Standard probability calculation establishes that has a chi-square distribution when is indeed selected from the bivariate Gaussian . This provides a direct score for an anomalous point time series. If its estimated vector has the Mahalanobis distance , the time series is considered anomalous. The threshold is the -percentile of a chi-square distribution , defined as . We adopted .

One additional issue in using (18) is the unknown values for the expected vector and the covariance matrix

. We used robust estimates for these unknown parameters. Since we anticipate anomalous points among the sample, and we do not want them unduly affecting the estimates, we used estimation procedures that are robust to the presence of outliers. Specifically, we used the empirical medians in each database to estimate

and the median absolute deviation to estimate each marginal standard deviation. For the correlation parameter, we substitute each robust marginal mean and standard deviation by its robust counterpart, called correlation median estimator (see


In Figure 16 we highlighted 5 anomalous points found by our procedure to illustrate its usefulness. The first one correspond to the topic #219940 of the AskMe dataset, which has a very low value for , compared to the other topics in this forum. This topic was initiated by a post about a lost dog and his owner asking for help. Figure 18 shows the cumulative number of events up to time , measured in days. Consistent with the standard behavior in this forum, there is an initial burst of events with users suggesting ways to locate the pet or sympathizing with the pet owner. This is followed by a Poissonian period of events arising at a constant rate. Occasional bursts of lower intensity are still present but eventually the topic reaches a very low rate. Typically, about days, the topic would be considered dead and we would not see any additional activity. Further discussion from this point on would likely start a new topic. However, this was not what happened here. At , the time marked by the vertical red line, the long inactivity period is broken by a post from the pet owner mentioning that he received new and promising information about the dog whereabouts. Once again, he receives a cascade of suggestions and supporting messages. Before this flow of events decreases substantially, he posts at time that the dog has been finally found. This is marked by the blue vertical line and it caused a new cascade of events congratulating the owners by the good news. This topic is anomalous with respect to the others in the AskMe database because, in fact, it contains three successive typical topics considered as a single one. The long inactivity period, in which the topic was practically dead, led to a with a very low value, reflecting mathematically the anomaly in the content we just described.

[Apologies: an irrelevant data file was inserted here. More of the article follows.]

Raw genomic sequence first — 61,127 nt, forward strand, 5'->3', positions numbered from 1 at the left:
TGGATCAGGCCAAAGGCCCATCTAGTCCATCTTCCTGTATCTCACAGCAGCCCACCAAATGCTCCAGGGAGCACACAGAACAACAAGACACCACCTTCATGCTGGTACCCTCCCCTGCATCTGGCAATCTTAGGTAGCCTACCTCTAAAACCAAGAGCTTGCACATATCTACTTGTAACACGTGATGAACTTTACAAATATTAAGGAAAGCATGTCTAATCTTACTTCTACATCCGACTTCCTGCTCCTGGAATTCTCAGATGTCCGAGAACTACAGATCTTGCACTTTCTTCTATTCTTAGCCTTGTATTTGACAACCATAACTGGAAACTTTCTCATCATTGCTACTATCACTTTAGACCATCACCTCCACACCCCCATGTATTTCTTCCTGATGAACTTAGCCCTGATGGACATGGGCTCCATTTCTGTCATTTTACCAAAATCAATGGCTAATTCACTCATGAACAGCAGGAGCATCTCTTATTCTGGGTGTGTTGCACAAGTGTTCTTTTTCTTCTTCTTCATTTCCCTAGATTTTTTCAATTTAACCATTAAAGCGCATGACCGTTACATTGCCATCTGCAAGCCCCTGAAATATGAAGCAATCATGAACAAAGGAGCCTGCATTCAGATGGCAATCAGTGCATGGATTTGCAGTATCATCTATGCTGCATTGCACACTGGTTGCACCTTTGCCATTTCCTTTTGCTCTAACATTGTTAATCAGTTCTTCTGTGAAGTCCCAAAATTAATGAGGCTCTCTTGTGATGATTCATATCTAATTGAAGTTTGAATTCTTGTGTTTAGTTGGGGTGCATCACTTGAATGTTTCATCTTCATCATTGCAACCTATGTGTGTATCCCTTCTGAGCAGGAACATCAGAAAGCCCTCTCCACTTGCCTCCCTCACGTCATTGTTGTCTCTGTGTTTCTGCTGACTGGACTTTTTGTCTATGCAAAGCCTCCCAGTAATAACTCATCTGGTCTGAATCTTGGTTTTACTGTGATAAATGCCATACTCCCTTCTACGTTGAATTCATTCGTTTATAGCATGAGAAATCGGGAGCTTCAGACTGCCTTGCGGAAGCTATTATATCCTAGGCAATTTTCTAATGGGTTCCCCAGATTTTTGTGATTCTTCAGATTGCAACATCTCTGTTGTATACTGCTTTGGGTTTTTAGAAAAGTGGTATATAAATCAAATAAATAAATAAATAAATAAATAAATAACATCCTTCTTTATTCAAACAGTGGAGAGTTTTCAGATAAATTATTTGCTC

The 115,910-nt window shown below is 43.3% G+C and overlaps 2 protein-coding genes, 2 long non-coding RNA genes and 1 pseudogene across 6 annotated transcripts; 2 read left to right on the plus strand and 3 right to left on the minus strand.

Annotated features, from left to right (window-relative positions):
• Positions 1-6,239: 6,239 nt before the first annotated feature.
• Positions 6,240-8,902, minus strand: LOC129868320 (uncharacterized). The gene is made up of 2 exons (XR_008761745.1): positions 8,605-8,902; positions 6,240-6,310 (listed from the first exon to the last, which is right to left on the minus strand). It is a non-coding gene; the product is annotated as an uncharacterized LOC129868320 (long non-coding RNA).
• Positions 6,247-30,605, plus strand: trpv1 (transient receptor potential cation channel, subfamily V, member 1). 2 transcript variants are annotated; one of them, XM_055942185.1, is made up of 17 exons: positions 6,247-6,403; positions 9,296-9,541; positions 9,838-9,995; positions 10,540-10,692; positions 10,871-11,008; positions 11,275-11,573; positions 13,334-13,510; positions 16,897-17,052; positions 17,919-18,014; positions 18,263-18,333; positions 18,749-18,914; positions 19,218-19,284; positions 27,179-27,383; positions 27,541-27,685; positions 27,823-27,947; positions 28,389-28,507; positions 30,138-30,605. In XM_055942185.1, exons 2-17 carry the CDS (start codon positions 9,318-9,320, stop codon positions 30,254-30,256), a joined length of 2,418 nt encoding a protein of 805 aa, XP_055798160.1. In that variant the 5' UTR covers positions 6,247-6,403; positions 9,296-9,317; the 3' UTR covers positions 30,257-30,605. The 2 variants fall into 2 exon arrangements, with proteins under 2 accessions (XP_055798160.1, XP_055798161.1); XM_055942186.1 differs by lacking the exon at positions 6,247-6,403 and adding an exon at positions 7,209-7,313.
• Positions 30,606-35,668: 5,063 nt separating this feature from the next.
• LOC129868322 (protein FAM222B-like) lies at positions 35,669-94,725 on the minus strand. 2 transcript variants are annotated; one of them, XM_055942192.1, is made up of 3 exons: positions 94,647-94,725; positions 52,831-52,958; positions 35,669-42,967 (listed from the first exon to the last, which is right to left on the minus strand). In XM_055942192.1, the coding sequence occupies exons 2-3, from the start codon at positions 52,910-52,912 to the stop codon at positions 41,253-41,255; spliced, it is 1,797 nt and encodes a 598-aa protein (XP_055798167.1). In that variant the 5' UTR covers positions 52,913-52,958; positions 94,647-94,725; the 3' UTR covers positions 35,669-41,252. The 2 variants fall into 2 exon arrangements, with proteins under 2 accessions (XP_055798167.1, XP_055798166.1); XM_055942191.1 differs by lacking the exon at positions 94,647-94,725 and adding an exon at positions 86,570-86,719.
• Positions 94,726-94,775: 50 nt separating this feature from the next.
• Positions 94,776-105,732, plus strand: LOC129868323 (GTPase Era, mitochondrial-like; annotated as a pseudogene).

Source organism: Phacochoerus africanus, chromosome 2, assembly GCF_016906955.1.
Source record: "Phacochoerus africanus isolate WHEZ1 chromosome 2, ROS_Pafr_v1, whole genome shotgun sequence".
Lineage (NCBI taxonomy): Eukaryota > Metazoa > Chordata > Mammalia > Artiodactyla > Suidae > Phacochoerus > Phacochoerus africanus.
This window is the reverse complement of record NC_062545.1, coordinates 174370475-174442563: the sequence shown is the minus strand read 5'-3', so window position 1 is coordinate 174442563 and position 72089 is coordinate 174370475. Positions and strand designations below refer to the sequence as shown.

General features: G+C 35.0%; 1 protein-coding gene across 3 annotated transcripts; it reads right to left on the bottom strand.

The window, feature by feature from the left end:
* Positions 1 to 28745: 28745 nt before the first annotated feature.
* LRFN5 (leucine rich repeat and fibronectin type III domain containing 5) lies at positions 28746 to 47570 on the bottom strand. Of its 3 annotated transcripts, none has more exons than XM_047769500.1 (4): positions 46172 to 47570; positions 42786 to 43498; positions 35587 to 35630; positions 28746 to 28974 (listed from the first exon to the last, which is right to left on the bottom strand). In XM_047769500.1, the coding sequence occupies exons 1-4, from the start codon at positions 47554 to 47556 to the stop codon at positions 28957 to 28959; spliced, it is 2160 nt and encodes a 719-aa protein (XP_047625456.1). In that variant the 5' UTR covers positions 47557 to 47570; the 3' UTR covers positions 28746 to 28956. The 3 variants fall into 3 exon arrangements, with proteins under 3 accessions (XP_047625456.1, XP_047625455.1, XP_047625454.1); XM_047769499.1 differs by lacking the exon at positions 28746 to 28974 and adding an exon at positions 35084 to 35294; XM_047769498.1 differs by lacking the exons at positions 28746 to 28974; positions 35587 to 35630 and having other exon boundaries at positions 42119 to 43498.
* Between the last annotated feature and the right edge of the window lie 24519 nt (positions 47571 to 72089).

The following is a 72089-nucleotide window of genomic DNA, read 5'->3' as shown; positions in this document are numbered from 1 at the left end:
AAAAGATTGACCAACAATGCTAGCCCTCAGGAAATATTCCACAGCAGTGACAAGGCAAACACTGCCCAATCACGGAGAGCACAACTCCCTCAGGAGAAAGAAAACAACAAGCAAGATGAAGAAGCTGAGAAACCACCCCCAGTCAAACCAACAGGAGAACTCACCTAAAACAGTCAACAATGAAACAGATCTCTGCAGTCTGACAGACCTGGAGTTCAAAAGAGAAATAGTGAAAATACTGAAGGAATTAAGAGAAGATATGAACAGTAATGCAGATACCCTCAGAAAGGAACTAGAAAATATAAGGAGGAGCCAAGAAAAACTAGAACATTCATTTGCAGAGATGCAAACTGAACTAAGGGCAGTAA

Figure 18: Representation of topic , considered an anomaly in the AskMe dataset.